A couple of takes later and it’s almost in the bag. There’s one more chord to drop in – at the very last Mr. Wendell’s nerve has failed him and he’s waited a nanosecond too long to hit the climactic Am in tandem with my ringing double-tracked acoustic. One quick flick of the mouse to get us on to a new track and he’s paused ready to caress the strings of steel. Job done, we ask Fiddly to put it on the big speakers so we can listen back to our work. It’s already full and resonant, and the lengthy (five minutes plus) running time leaves little room for error in a one-take working scenario. Just before the last chord, we hear it. Someone suggests hesitantly “I think you fluffed that picked note just before the end”. I think I did, responds my internal monologue.

“Fuck it” I say out loud. “These box sets don’t compile themselves”.




*Spoiler alert – it’s the same guy.
**I know – once it’s down, it’s down. No post-production remix and remodel for you, Mister.

Thursday, November 15, 2018

"This was a museum in 1847" "Blimey, and it's only half eight now!"


We are already in a bus lane, and in a designated loading bay, when we are aproached by the bagpiper. “Are you looking for somewhere to park?” he enquires solicitously, having taken a break from producing the stirring and skirling sound of the pipes - albeit, rather incongruously, in the heart of swinging downtown Ipswich. We agree that we are indeed looking for somewhere to park. “Just down there” he indicates with a wave of his chanter before cheerily resuming his droning on. We park up and I hurry toward the service door, pausing briefly as I remember that Helen is negotiating a darkened car park in three-inch red velvet stilettoes. “Keep up!” I say brightly. “Are we in the right place?” she says. “Of course!” I reply “There’s a white van parked out the back”. And, I remind myself, a bagpiper parked out the front.

We are at Arlington’s, where I’ve played before, at the behest of the new owners, who are minded to launch their new venture in a hail of free drinks, canapes and, as it turns out, the lilting sound of sweet, sweet music. Which is where Helen and The Neighbourhood Dogs come in. We have received an electronic mail inviting us to perform at the soiree at slightly shorter notice than one might expect – today being Wednesday and the mail having been received on Monday – but by fortunate happenstance all The Dogs are free* and so we accept the offer of a meal and a drink in return for two ten minute performances about an hour apart from each other, Which at least should give us time to get our small plate Tapas in between sets. And it doesn’t even look like they want a fumble in the car park afterwards, which is where quite a few dinner invitations have led me in the past. Out by the bins.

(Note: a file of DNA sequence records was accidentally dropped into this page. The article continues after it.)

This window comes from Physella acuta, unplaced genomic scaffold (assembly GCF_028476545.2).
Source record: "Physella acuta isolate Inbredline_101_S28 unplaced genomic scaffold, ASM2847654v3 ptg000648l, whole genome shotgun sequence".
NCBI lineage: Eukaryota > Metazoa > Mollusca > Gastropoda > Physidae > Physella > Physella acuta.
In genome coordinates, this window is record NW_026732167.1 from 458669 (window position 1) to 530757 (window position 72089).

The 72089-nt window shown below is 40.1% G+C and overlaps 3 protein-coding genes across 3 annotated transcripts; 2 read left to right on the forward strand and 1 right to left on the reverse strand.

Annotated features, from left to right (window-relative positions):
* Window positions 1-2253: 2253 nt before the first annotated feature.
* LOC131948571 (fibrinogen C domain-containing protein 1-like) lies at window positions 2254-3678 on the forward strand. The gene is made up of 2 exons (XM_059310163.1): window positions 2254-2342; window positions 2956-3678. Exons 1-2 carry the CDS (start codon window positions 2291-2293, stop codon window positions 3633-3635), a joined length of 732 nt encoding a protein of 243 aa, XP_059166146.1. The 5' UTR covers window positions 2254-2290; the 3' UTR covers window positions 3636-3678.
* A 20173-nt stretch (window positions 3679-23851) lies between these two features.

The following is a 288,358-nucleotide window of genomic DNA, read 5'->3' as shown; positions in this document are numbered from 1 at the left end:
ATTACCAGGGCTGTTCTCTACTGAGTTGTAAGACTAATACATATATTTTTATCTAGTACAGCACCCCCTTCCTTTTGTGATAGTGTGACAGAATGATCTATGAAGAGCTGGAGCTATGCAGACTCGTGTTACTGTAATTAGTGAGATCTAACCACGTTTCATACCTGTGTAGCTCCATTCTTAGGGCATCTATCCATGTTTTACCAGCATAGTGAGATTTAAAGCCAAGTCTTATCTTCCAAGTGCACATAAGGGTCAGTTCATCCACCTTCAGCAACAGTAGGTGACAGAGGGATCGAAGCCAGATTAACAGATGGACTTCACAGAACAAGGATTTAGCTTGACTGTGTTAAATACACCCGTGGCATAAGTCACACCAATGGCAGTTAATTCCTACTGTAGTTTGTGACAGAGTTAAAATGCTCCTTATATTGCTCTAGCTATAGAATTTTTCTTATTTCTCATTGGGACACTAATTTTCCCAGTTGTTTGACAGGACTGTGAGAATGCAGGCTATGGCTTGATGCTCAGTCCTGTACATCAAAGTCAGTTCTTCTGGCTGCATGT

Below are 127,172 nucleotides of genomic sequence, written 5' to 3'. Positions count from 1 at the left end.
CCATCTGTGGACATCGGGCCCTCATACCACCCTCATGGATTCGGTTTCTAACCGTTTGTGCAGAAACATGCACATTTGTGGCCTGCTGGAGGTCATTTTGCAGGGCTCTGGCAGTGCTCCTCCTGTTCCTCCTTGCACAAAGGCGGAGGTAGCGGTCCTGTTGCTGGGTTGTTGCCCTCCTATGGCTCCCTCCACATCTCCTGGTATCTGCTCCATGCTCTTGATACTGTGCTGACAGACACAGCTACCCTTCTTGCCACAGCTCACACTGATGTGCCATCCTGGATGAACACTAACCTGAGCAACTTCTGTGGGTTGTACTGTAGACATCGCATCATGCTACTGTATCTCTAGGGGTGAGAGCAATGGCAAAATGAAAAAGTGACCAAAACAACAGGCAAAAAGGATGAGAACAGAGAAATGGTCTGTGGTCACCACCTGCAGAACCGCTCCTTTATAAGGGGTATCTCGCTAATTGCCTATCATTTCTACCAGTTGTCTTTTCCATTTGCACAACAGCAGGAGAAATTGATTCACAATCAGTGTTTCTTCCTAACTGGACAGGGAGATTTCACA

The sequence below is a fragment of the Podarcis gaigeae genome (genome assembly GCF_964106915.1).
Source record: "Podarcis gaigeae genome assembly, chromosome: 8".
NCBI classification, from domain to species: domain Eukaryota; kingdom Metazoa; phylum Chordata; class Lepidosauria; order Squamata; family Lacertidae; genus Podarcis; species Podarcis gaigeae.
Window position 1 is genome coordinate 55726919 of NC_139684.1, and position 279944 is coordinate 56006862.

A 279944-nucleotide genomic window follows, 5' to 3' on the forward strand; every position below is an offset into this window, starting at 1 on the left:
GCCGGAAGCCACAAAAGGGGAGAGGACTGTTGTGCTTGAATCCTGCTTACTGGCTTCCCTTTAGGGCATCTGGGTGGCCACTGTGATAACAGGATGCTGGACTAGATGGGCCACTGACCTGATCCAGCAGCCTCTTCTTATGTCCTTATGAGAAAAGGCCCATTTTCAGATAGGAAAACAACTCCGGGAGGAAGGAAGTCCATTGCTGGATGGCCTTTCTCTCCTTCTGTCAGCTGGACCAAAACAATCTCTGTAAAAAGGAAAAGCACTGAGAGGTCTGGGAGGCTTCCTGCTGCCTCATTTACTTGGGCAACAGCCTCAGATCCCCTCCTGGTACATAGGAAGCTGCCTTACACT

Now, I know what you’re probably thinking. “Two sets, an hour apart? But what the very devil are folk supposed to do in between?” Aha – you see, well, they’d thought of that too. We are but one of seven turns to perform on three stages set about the ballroom in rotation. Someone has clearly been watching too much Later with Jools… and some seasoned heads in the organisation are already muttering to themselves regarding timekeeping and logistics. Fixed upon my “Not my circus...” mantra I am nevertheless slightly taken aback that the promised eight channel PA does not come with microphones, mic stands or monitors**. In these sorts of situations one hopes that the fraternal and sororal nature of the musician’s creed will come to the fore and indeed we are quickly offered the use of the estimable This Machine Kills Fascists’ microphones and bass amp, Turny has a spare mic with him, fellow troubadours Blues Brother, Soul Sister lend a microphone stand, and before kick off TMKF even conjure and set up a vocal monitor onstage. hat'll be where the van came in. Or, rather more accurately, what came in the van.

Waiting staff circulate with plates of tasty morsels, the bar has a limited range of complimentary beverages. It’s not exactly Queen’s New Orleans launch party for Jazz, but it’s pleasant enough. Also on the bill are a couple of conjurors, who have already been asked to cut their sets as we’re running late. We sympathise, as this is a not unfamiliar experience at these sorts of events. I bump into one of them at the bar later. “Are you getting free drinks?” he asks? “I’m about to find out” I reply. “Are you paying for these?” enquires my bar steward. Miming playing an imaginary ukulele as the universal sign for being slightly musical I respond that “I’m with the band”. “Oh” she says, handing over my tasty beverage. “I’ll have one of those” says my fellow traveller. “Are you in a band too?” she asks. “No” he replies, whisking an instantly fanned deck of cards from an inside pocket. “I’m a magician...”